Wildfires throughout the American West have increased in magnitude and ferocity even as the dream homes of people who want to live in the mountains have moved deeper into the forest. This presents a dilemma for firefighters who face frenzied political pressure to save human-built structures, even though one of the safest moves for the environment – and for people – is often to let fires burn away organic debris that piles up for years into bomb-like strength.
This built-in policy conflict can lead to lethal consequences, as it did on June 30, 2013, when 19 members of the Granite Mountain Hotshots perished at the base of Yarnell Hill in Arizona, fighting a small fire that whipped out of control. Their chief had ordered them to bushwhack down a slope into a basin full of chaparral, in apparent hopes of saving a ranch and the small retail strip of the town of Yarnell, which has a population of 649.
Arizona State Parks and Trails built a unique memorial to the firefighters: a five-mile trail to the fatality site that begins on the slope of the Weaver Mountains. I had wanted to visit because I’d been writing about the disaster in conjunction with a book titled “Rim to River: Looking into the Heart of Arizona,” to be published by the University of Arizona Press in March 2023.
This collection of 15 essays paints a portrait of my home state – one of them is about the unavoidable subject of wildfires and the thorny questions they pose that will only grow sharper as the forests get drier. Can we continue to build into what planners call the “wildland-urban interface,” so attractive to developers who want to create more pine-scented neighborhoods? Should fire agencies create “no save” doctrines for houses to ensure the safety of their personnel? Is it enough to harangue landowners to trim back branches themselves to create defensible space around their homes, or should taxes be raised to have a public agency do this every springtime to make sure the job gets done right?
I arrived at the memorial on a hot day in early June that only grew hotter as I ascended the first part of the memorial trail past the first of 19 plaques welded onto granite boulders, celebrating the lives of the men who died that day. Each relates a little biography of the firefighter – their education, their families, their hobbies, their faith. It would seem impossible for any visitor not to be moved by the collective youth and idealism of the Granite Mountain Hotshots and to understand the depth of the sacrifice they made.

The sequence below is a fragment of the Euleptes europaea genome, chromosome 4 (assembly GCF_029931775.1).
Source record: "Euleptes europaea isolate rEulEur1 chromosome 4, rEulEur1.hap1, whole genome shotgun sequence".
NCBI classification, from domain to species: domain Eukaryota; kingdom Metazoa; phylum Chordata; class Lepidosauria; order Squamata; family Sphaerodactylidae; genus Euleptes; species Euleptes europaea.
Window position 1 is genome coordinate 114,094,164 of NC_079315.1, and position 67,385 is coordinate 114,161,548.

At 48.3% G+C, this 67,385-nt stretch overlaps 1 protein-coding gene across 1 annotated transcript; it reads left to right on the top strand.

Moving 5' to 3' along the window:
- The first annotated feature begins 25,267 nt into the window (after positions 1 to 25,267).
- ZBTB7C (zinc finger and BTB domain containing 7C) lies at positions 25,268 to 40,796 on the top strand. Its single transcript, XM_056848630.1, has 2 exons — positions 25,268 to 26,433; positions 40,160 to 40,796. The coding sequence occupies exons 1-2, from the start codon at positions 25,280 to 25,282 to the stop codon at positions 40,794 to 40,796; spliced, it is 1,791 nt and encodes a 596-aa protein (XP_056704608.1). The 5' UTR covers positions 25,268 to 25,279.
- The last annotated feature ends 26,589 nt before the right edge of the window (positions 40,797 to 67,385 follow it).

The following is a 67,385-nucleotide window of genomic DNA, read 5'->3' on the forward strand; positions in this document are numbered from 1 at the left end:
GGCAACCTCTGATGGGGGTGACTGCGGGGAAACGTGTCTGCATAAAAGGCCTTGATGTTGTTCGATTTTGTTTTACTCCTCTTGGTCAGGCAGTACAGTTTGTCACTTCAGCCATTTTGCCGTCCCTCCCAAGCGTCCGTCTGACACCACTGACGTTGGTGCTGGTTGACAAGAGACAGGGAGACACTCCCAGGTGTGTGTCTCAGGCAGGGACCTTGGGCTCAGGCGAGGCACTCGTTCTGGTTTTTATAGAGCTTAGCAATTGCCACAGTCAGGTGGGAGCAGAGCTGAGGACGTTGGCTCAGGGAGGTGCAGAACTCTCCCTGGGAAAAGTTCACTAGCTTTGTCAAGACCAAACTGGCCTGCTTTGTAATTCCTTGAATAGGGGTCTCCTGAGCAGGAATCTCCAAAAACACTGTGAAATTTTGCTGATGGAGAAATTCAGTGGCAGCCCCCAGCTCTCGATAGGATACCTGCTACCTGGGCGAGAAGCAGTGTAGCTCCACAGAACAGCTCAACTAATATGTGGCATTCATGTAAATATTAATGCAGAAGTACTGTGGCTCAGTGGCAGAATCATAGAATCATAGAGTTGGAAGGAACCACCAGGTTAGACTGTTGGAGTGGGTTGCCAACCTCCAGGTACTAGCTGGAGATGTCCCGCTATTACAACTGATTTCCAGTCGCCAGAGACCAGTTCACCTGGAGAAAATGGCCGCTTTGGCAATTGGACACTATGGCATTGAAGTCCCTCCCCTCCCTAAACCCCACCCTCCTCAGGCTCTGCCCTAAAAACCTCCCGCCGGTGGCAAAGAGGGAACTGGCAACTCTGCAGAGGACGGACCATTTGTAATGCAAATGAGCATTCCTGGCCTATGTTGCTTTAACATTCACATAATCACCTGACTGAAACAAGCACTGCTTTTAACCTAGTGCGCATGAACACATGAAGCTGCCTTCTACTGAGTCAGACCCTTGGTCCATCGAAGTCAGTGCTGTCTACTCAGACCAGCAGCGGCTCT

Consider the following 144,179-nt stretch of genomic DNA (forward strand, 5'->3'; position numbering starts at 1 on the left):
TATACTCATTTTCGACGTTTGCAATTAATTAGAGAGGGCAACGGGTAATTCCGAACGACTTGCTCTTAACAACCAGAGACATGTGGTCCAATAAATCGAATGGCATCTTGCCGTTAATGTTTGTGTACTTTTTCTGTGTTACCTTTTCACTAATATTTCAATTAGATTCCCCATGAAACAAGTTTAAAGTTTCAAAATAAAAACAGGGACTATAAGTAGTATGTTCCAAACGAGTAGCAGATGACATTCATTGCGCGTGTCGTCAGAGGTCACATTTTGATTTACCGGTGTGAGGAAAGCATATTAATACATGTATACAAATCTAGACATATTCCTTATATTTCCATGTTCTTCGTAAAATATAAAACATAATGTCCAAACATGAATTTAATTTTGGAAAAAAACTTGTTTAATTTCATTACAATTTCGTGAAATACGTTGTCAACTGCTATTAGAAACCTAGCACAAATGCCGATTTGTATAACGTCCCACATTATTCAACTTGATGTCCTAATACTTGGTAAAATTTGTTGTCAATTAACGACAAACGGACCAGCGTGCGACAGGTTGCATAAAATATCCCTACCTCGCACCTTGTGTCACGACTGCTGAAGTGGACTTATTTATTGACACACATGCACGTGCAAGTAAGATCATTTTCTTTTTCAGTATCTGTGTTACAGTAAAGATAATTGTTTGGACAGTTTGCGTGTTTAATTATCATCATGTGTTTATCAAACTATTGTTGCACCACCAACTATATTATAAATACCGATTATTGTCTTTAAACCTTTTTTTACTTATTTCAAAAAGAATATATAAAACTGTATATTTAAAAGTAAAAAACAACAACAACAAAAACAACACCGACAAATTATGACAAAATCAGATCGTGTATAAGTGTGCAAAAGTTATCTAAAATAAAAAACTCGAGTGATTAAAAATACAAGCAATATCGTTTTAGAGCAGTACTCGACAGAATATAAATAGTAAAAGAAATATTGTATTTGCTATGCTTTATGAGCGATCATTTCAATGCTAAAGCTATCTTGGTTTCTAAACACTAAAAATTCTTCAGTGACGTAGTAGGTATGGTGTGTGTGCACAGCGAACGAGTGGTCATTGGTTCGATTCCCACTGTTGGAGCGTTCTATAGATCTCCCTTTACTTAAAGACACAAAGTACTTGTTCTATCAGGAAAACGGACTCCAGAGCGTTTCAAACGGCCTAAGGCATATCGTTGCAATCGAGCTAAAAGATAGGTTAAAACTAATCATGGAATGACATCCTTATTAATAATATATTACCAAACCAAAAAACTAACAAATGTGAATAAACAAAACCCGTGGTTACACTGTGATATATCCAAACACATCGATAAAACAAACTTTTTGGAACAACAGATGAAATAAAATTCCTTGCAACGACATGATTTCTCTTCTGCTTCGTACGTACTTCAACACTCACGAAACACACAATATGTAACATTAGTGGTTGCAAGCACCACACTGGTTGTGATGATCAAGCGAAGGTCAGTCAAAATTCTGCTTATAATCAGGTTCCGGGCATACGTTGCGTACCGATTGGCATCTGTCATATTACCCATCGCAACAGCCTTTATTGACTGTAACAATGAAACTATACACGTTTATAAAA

The trail climbs a steep grade for a mile and a half, then levels out onto a ridge near where the commander, Eric Marsh, made the decision to advance from a safe area that had been burned away of all its fuel – “in the black,” as the parlance goes – into a bowl of oily brush that would become a killing zone when the wind unexpectedly shifted and sent a rapid wall of flame down onto the crew. They barely had time to get into their portable shelters at a spot today marked by 19 square gabion baskets of rocks collected from the hillsides.
All secular heroes are human, of course, and some questions about the fire and its aftermath may never be answered. Was Marsh acting with a city firefighter’s instincts to save the nearby ranch and town, and should the team have remained on the ridge? Should the nearby city of Prescott have staved off an unattractive fight about appropriate benefits given to the families, which some fretted would result in a tax hike?
The continuing cost of wildfires to the cities and families of the West is guaranteed, however, and one of the most persistent questions is whether firefighting policy can change along with the climate.
About the Author: Tom Zoellner is a professor of English at Chapman’s Wilkinson College of Arts, Humanities, and Social Sciences and politics editor of The Los Angeles Review of Books. He is the New York Times best-selling author of nine nonfiction books, including “Island on Fire,” winner of the National Book Critics Circle Award in nonfiction for 2020.